Fat has gotten a bad rep over the years, but in recent times, we are beginning to discover the significant benefits offered by ‘’healthy fats.’’ They are good for our heart, and omega-3’s specifically may be good for addressing brain-related issues, such as ADHD or depression. One of the key benefits of healthy fat is their ability to reduce inflammation. This is particularly true of omega-3 fatty acids, which our body uses to create anti-inflammatory chemicals. You can find them in coldwater fish such as salmon. Non-fish sources include walnuts, hemp seed and flax seed. Nowadays, you can also find many different types of foods fortified with these fats. Monounsaturated fats, such as those found in nuts, seeds, olives and avocados are also an important part of an anti-inflammatory diet.
When it comes to cooking oils, curb intake of those rich in omega-6 fatty acids—while these fats offer health benefits, they contribute to inflammation when eaten frequently, which is the case in the typical American diet. Examples include soybean oil, corn oil, safflower oil and sunflower oil.
Eating foods rich in antioxidants has been linked to a host of health benefits, such as reduced risk of cancer. These powerful little substances help the body fight off at a cellular level. The best sources are fruits and vegetables, particularly berries, red grapes, cherries, kale, spinach, broccoli and peppers. To gain the full benefit, eat a variety of colors. You can also drink beverages rich in antioxidants and other inflammation-fighting chemicals, such as parsley tea and chamomile tea. Antioxidants are also widely available in supplement form, but it would behoove you to get most of them from your diet.
About the Author: Kelli Cooper is a freelance writer who blogs about all things health and nutrition.
About 80 percent of teenagers and a whopping 40 percent of adults suffer from acne—so much for it being simply a problem in the teen years! For many people, conventional treatments leave much to be desired; others may not have an interest in using chemical-laden topical treatments and pharmaceuticals. Natural approaches can help get at the root causes of the problem and correct internal imbalances that manifest as acne. But, it is important to remember that natural strategies can take time, so you must be patient and diligent in applying them. And, just like conventional treatments, not every treatment may work for every person, so you might need to do a little bit of experimenting.
Stress does all sorts of nasty things to our body and is a major factor in the development of a host of diseases. If you are under large amounts of stress and acne is a problem for you, finding ways to naturally reduce it may be a worthwhile use of your time. Several studies, such as one examining students in Singapore found that during periods of high stress, participants experienced significantly more breakouts compared to periods of low stress.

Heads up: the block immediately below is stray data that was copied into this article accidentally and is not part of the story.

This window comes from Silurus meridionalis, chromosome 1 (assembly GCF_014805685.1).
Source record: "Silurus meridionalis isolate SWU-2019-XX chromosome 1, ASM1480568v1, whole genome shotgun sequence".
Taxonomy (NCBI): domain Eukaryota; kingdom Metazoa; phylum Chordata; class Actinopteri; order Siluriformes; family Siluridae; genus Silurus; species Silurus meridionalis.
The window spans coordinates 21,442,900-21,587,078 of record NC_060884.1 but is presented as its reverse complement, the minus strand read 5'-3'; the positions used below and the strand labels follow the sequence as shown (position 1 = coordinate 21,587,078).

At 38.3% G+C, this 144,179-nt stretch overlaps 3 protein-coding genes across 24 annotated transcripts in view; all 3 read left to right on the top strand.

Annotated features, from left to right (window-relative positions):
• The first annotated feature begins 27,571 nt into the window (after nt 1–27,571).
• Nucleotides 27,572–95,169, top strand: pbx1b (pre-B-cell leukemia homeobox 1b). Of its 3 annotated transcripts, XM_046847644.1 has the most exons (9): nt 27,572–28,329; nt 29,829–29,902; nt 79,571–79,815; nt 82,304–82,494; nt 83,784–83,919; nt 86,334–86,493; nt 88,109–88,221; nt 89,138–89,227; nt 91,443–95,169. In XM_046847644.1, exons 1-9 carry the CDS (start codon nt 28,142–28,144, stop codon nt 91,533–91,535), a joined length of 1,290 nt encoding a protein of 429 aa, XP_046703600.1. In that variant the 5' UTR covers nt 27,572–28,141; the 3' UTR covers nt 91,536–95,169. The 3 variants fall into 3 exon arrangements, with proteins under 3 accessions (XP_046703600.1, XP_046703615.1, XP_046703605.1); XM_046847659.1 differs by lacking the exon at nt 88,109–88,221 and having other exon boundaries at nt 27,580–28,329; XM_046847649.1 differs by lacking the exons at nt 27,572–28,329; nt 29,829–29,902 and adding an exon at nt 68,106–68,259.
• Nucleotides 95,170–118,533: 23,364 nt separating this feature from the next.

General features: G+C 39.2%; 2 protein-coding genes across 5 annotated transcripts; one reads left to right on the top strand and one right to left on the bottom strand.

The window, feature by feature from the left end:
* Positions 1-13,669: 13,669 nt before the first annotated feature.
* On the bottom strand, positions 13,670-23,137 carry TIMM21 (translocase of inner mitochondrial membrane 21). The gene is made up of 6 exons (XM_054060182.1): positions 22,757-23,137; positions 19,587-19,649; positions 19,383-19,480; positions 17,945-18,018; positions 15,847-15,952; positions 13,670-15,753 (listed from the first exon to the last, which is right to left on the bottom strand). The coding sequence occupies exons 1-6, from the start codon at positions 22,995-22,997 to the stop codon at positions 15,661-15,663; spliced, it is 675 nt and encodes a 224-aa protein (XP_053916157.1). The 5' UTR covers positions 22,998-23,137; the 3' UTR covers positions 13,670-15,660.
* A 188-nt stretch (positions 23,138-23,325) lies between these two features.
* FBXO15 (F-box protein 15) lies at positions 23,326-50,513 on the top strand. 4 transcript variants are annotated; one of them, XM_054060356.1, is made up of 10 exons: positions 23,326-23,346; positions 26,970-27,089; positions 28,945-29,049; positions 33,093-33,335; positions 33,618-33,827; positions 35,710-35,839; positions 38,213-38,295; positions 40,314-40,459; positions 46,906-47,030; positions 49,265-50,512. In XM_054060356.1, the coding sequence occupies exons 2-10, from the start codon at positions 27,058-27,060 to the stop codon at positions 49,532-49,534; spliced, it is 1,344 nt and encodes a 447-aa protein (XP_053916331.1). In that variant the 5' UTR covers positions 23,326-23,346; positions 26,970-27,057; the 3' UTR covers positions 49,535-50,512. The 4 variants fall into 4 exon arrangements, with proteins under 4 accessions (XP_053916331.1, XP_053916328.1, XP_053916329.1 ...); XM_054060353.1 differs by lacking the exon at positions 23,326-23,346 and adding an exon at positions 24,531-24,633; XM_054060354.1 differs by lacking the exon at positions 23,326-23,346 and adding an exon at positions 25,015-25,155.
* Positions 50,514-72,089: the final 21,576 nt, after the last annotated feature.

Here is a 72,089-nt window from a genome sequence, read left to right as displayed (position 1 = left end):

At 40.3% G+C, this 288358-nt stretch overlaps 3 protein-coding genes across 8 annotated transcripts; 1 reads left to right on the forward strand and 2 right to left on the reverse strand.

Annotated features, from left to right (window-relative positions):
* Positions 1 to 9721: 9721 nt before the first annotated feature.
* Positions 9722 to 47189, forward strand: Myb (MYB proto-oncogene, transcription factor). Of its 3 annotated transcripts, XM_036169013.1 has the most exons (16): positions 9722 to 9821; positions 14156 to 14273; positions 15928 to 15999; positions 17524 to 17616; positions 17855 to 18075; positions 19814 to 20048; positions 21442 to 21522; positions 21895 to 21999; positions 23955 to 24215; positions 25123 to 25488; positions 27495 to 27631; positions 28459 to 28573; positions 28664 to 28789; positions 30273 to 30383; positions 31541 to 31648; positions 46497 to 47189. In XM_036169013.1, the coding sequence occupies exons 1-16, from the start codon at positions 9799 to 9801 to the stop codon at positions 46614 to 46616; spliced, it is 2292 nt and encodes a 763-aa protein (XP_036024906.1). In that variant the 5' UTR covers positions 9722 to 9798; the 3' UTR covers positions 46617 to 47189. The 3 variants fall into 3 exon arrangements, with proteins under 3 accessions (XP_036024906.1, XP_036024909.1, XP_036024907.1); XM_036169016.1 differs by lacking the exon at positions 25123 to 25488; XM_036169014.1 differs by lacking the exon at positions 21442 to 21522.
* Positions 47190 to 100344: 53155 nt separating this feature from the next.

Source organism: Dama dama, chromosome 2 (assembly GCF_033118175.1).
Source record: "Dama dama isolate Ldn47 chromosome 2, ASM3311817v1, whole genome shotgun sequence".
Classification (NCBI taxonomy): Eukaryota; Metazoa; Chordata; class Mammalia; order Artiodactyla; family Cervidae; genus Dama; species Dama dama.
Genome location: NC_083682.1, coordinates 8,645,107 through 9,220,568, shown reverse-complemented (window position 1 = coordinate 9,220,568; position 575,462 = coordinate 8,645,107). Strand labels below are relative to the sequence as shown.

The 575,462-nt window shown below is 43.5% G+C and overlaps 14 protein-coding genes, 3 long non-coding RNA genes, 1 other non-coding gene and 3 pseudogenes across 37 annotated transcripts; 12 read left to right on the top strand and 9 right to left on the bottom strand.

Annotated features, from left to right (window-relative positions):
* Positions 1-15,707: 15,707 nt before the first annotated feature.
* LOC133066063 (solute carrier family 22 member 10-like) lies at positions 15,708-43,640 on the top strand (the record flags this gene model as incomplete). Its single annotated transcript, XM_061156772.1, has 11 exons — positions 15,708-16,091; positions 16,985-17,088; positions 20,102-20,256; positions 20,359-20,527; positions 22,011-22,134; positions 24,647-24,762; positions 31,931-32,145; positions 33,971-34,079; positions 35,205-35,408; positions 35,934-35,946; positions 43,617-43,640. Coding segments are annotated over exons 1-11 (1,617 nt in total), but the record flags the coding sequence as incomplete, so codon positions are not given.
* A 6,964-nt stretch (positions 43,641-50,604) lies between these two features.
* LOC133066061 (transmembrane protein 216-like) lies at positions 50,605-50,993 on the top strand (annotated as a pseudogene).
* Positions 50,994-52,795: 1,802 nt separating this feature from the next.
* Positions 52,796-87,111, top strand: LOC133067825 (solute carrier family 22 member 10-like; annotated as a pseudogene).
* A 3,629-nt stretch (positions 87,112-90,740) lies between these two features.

The statistically significant results made a strong case for stress as a trigger for acne outbreaks. Researchers theorized that stress somehow increased oil production in the skin, but found oil levels were similar in high and low stress periods; which led them to believe that as-of-yet-unknown factors appear to link stress and acne severity. There are plenty of natural techniques that can help reduce stress, such as yoga, deep breathing, meditation, journaling and exercise.
In the East, acupuncture has been practiced for thousands of years to address myriad physical and mental health issues. A growing interest in the West has paved the way for numerous studies examining the effectiveness of this ancient practice, and researchers are finding that it does appear to improve a host of health problems. If you are suffering from acne, this may be one natural treatment modality to experiment with. From an acupuncture standpoint, acne results from excess build up of heat, dampness and toxins—all of which may accumulate due to poor diet, hormonal imbalance and emotional disturbances. By stimulating certain points on the body, the body can releases this excess and restore balance.
Research, such as a 2010 study published in Acupuncture in Medicine, found that 12 acupuncture treatments over a period of six weeks resulted in a significant reduction in inflammatory acne lesions. Acupuncturists will also often prescribe herbal remedies and suggest other natural skincare remedies; dietary and other lifestyle changes will also come into play. To get the most out of sessions, it is important to follow the practitioner’s entire treatment plan or it may take longer to achieve desired results.